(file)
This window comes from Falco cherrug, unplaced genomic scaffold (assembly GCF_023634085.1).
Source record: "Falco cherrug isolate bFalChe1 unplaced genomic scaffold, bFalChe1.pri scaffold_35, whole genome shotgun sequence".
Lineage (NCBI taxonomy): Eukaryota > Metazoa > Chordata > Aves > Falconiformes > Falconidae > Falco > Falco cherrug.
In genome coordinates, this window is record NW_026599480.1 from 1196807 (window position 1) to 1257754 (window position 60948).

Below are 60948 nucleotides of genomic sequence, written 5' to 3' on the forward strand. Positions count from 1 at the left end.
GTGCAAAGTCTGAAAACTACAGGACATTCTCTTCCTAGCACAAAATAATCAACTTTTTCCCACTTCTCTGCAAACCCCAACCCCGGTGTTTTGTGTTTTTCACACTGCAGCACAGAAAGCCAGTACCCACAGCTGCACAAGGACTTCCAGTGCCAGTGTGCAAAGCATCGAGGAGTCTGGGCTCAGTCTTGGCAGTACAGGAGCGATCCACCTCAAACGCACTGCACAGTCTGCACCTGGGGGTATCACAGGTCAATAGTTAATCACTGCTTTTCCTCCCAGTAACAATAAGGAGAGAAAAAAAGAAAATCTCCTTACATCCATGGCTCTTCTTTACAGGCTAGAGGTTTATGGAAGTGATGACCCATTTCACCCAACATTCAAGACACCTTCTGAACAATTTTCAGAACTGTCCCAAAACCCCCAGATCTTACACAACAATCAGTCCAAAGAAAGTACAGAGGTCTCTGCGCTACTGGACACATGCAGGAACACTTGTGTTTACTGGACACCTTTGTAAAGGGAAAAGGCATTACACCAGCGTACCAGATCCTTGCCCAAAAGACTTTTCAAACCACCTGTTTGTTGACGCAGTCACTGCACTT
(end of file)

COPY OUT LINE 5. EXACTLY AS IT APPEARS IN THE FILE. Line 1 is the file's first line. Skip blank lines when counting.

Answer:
Below are 60948 nucleotides of genomic sequence, written 5' to 3' on the forward strand. Positions count from 1 at the left end.